Rabbit Malocclusion

This week I had one of my regular patients in for a dental procedure, Jack, a 5 year old Netherland Dwarf rabbit who weighs less than 1kg! Unfortunately for Jack he suffers from malocclusion of his incisor teeth which means that they grow in the wrong direction due to the conformation of his skull. Dwarf breeds of rabbit are particularly prone to this problem due to selective breeding for smaller size and rounder faces.  Because rabbit’s teeth grow continuously throughout their lives, if they are misaligned and not constantly wearing or grinding against one another when eating coarse fibrous foods then they will overgrow and can cause big problems.

Jack has been coming to the clinic for a long time (every couple of months at least) to have his incisors or front teeth trimmed. His lower incisors extend out of the mouth in front of his upper incisors instead of being tucked behind like in a normal healthy rabbit, therefore they become massively overgrown and one in particular that doesn’t come in contact at all with the corresponding tooth in his upper jaw gets so large it looks like a large tusk protruding from his mouth!

Up to this point Jack tolerated trimming of the teeth whilst awake with our electronic dental burr to bring his incisor teeth back to a normal length. Occasionally after dental exams we would give him sedation so we could burr and sharp spurs that were forming on his rear teeth or molars also as he would not tolerate this conscious, nor would we be able to see what we were doing in his tiny mouth without dental gags and a sleepy patient.

It was decided after the last treatment that because the trimming is becoming more frequent as he ages, and his risk for anaesthesia is also getting higher with age that this week we would attempt to remove these incisors once and for all. His molars have also been getting worse with time and it may be exacerbated by the fact he is finding it difficult to eat at times when his incisors get too long again. This is a bit of a tricky operation and not without risk, so we didn’t undertake it lightly. Rabbits tend to do very well without their incisor teeth however as they are mainly used for grasping and cutting long fibre food. The lips however are very prehensile and work well to grab food and bring it into the mouth in the absence of these teeth. I was confident we would get him through the operation safely so the benefits appeared to outweigh the risks in this case. Below you can see the pictures of him before, during and after the procedure. I’m happy to say he came back today and his mouth is healing fine. Hopefully we have resolved his problem for the long term, although there is a small chance the sockets can occasionally regrow an entire new tooth. You will see in the photos one of the teeth cracked as it was very brittle and unfortunately some of the root was left behind, so we will remove this one at a later date when it protrudes from the gum line.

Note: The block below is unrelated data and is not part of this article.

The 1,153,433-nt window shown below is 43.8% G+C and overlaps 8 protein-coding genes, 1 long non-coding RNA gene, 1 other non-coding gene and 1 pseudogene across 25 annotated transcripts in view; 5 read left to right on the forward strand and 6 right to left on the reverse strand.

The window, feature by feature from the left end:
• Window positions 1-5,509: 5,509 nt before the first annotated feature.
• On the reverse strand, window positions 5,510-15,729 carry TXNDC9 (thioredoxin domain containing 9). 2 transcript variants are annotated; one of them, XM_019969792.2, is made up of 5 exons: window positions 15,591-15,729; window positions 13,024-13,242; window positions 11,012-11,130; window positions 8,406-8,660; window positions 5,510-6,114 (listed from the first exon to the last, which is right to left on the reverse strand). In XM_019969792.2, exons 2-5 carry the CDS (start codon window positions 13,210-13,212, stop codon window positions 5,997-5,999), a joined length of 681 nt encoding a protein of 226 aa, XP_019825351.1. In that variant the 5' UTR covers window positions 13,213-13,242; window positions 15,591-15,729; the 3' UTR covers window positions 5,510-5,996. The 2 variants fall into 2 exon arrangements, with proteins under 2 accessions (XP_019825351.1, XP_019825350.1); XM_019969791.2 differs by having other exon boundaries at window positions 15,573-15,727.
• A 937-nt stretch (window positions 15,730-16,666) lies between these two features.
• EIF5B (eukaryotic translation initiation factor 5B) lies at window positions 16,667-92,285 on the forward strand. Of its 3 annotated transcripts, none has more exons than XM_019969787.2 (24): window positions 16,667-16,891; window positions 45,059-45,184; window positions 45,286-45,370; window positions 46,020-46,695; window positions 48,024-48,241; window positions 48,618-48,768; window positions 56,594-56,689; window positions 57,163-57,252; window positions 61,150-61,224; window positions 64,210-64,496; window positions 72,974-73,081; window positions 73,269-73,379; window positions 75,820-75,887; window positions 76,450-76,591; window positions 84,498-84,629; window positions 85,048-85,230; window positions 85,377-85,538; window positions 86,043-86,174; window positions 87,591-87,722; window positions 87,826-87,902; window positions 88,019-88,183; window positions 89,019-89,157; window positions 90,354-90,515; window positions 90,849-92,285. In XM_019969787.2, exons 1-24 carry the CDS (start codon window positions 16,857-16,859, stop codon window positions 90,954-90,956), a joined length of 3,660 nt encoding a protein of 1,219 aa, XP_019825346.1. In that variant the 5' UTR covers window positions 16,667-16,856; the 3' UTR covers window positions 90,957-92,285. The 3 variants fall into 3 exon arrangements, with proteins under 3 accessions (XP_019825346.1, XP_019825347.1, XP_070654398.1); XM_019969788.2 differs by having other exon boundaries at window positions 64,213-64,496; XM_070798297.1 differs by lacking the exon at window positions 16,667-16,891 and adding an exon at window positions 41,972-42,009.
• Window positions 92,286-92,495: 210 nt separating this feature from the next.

BEWARE: If you are squeamish one or two of the photos do show blood so don’t scroll down if you are sensitive to such images.

Before

Here’s Jack awaiting his operation, proudly showing off his ‘tusk’. We anaesthetised him using an injectable combination of drugs so that we had free access to his mouth and didn’t require an endotracheal tube.

Overgrown Incisor

Incisor lateral view

Massively overgrown lower incisors.

Lower incisors removed

Having removed his lower incisors with specialist rabbit dental equipment, the crooked upper incisors now needed to be removed to prevent them overgrowing. Rabbits actually have 6 incisor teeth, not four as most people assume. Behind the upper pair of incisors are a small pair of peg teeth against which the lower incisors shear and wear in rabbits with normal dental alignment.

Incisors extracted

Here are the 6 incisors after extraction. You can appreciate how long and curved the roots are compared to the crown, which makes it a technically difficult operation to extract them. Unfortunately the top incisor on the right hand side in this photo was very brittle and cracked both at the crown whilst gripping it and at the root during extraction. It is in two fragments in this photo. This one will undoubtedly grow back and have to be removed again in full at a later date.

 

 

 

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